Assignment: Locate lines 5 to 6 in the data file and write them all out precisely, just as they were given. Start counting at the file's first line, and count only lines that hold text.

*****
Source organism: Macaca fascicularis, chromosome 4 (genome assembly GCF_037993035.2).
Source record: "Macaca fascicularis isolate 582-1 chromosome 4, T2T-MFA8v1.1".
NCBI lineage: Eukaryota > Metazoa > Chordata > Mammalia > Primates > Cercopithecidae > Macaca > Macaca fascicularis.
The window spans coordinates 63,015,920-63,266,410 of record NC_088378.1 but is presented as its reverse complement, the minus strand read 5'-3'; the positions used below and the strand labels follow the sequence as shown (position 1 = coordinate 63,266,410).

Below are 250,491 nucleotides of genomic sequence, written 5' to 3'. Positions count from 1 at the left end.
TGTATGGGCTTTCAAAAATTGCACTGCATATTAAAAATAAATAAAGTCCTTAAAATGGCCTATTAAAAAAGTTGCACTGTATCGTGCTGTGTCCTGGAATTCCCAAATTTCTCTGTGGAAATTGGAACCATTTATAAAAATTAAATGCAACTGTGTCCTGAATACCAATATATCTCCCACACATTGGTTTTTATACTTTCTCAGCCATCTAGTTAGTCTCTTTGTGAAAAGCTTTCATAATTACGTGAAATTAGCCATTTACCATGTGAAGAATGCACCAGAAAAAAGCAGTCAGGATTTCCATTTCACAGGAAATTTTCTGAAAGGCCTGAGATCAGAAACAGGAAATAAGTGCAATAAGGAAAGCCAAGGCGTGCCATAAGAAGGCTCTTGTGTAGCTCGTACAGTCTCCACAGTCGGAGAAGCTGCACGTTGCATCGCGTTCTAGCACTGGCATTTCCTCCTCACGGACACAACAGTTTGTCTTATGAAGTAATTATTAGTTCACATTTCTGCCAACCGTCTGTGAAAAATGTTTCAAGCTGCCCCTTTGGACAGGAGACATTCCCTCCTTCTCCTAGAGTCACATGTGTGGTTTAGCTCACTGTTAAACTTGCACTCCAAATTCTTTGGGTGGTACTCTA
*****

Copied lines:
Below are 250,491 nucleotides of genomic sequence, written 5' to 3'. Positions count from 1 at the left end.
TGTATGGGCTTTCAAAAATTGCACTGCATATTAAAAATAAATAAAGTCCTTAAAATGGCCTATTAAAAAAGTTGCACTGTATCGTGCTGTGTCCTGGAATTCCCAAATTTCTCTGTGGAAATTGGAACCATTTATAAAAATTAAATGCAACTGTGTCCTGAATACCAATATATCTCCCACACATTGGTTTTTATACTTTCTCAGCCATCTAGTTAGTCTCTTTGTGAAAAGCTTTCATAATTACGTGAAATTAGCCATTTACCATGTGAAGAATGCACCAGAAAAAAGCAGTCAGGATTTCCATTTCACAGGAAATTTTCTGAAAGGCCTGAGATCAGAAACAGGAAATAAGTGCAATAAGGAAAGCCAAGGCGTGCCATAAGAAGGCTCTTGTGTAGCTCGTACAGTCTCCACAGTCGGAGAAGCTGCACGTTGCATCGCGTTCTAGCACTGGCATTTCCTCCTCACGGACACAACAGTTTGTCTTATGAAGTAATTATTAGTTCACATTTCTGCCAACCGTCTGTGAAAAATGTTTCAAGCTGCCCCTTTGGACAGGAGACATTCCCTCCTTCTCCTAGAGTCACATGTGTGGTTTAGCTCACTGTTAAACTTGCACTCCAAATTCTTTGGGTGGTACTCTA